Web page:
They are pretty common. The National Highway Traffic Safety Administration estimates more than 500,000 blind spot accidents per year, resulting in an average of 188,000 injuries and more than 500 fatalities. The US Department of Transportation cites nearly half a million truck blind spot accidents a year, resulting in hundreds of fatalities.
What Is a Blind Spot Accident?
The blind spot or “No Zone” is the area where truck drivers of large commercial trucks cannot see what is happening with their eyes or their mirrors. Usually, a vehicle directly or nearly beside the driver will be in a blind spot. Blinds spots can also result from the placement of the truck’s mirrors and the metal structure around the doors and windows. Blindspot accidents occur most frequently when another vehicle is changing lanes, and the truck driver cannot see the vehicle coming toward it.
Ways to Prevent Blind Spot Accidents
There are ways to help prevent blind spot accidents. Some of these ways are:
- Using properly adjusted mirrors in the way they are intended to be used.
- Don’t put things on your windows or hang them from your mirrors
- Changing to convex mirrors, with their more expansive range of vision, or adding a small blind spot mirror also help.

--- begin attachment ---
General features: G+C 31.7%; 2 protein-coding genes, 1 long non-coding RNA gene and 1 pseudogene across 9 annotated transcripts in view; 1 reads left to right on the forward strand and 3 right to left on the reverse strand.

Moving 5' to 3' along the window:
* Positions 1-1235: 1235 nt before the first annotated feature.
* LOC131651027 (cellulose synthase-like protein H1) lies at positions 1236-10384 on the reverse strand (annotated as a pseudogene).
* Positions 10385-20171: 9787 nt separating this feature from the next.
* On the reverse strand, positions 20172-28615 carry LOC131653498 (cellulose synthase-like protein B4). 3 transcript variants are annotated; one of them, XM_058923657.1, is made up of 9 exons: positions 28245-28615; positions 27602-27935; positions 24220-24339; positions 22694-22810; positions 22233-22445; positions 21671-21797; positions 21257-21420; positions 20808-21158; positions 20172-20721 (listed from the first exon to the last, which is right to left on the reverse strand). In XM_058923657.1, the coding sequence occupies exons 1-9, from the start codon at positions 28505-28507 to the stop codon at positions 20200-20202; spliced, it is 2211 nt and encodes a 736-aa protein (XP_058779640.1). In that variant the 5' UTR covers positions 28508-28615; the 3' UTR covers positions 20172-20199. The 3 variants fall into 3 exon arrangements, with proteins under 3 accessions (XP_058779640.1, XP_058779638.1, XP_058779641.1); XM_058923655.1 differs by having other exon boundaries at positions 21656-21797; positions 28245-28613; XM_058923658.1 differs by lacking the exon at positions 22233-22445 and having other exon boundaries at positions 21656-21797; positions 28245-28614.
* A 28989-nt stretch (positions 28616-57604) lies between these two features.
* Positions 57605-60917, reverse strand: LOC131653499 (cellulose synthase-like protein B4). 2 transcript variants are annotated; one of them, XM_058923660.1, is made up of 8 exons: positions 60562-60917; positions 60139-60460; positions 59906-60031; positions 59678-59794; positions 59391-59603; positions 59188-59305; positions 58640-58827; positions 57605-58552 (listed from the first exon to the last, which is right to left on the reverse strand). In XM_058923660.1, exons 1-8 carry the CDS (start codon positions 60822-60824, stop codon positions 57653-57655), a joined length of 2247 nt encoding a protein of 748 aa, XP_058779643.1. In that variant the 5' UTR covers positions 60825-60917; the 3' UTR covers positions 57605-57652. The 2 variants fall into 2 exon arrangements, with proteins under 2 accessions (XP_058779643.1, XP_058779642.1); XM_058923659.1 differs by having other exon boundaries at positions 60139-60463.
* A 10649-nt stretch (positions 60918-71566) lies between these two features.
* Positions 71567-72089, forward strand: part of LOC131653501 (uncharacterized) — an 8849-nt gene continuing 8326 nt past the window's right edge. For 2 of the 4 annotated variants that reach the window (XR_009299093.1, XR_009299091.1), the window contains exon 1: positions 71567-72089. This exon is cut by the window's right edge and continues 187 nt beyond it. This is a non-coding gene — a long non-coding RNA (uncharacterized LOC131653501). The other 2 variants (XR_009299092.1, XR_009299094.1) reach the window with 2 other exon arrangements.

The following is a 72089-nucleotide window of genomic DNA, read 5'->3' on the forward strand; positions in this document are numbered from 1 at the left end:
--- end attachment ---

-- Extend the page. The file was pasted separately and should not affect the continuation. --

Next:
- Check around you before changing lanes or for other drivers changing lanes.
- Try to drive outside the blind spots of other drivers.
- Obey the traffic laws.
- Don’t drive distracted.
None of these steps guarantees there will not be a blind spot / no-zone accident, but they can help prevent them.
How Dangerous Is a Truck Blind Spot / No-Zone Accident?
Accidents between a truck and a car in the truck’s blind spot are often severe and cause serious injuries, damages, and even death. This risk is mainly because of the significant size and weight difference between a 3,000-pound car, and an 80,000-pound loaded truck. As with all truck versus car accidents, the physics involved in the collision greatly favor the truck driver.
What Are Common Injuries in Truck Blind Spot / No-Zone Accidents?
The most common injuries are usually quite severe and include:
- Back and neck injuries
- Broken Bones
- Concussion and Traumatic brain injury
- Loss of limbs
- Internal Bleeding
- Nerve damage
- Broken glass and flying debris injuries
- Seat belt related injuries
How Can I Tell If I’m in a Truck’s Blindspot?
If you pull up beside a truck and cannot see yourself in its side mirrors, then the driver cannot see you. At that point, extreme caution is advised. Do not change lanes toward the truck and try to change your speed to find yourself in the truck’s mirror. This will ensure that the driver can see you.
Call Us to Speak to a Florida Blind Spot / No-Zone Accident Attorney Today!
Blindspot accidents are tricky to prove. Eric Stevenson and Chris Klotz have years of experience handling blind spot accidents in Florida. Call 850-706-4538 in Pensacola to speak with an attorney about your accident or injury today. Contact Stevenson Klotz Injury Lawyers for help with your blind spot / no-zone accident.
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Following graduation from Cumberland School of Law at Samford University, Eric Stevenson held a number of positions including Assistant State Attorney in the First Judicial Circuit of Florida. Eric has been practicing with partner Christopher Klotz since 2015 litigating personal injury and car accidents in Alabama and Florida.